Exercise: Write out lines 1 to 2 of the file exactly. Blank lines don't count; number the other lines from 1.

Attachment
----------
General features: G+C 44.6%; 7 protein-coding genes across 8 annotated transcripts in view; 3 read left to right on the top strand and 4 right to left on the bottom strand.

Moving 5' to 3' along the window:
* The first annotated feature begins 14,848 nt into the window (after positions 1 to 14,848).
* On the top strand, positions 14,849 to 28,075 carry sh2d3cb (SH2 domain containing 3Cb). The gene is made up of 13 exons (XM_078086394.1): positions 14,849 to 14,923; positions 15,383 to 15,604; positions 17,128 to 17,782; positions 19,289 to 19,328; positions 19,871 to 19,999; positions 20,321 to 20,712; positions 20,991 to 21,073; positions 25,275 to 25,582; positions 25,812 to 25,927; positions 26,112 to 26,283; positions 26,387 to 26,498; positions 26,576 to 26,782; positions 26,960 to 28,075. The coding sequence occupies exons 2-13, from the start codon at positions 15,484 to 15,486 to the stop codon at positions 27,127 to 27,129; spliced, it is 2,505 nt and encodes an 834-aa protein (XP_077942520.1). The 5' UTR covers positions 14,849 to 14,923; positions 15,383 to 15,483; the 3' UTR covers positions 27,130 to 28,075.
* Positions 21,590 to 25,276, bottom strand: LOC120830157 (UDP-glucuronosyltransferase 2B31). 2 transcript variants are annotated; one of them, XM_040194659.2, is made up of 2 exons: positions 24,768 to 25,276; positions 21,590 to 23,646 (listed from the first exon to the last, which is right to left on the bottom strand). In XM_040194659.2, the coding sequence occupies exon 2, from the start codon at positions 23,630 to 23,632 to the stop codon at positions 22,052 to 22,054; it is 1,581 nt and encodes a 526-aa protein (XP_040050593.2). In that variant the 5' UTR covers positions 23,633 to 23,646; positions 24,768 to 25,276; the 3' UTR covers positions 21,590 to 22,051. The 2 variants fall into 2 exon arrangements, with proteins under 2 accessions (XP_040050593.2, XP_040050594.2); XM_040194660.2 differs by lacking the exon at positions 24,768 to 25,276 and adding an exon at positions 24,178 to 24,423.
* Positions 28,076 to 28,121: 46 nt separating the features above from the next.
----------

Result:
General features: G+C 44.6%; 7 protein-coding genes across 8 annotated transcripts in view; 3 read left to right on the top strand and 4 right to left on the bottom strand.

Moving 5' to 3' along the window: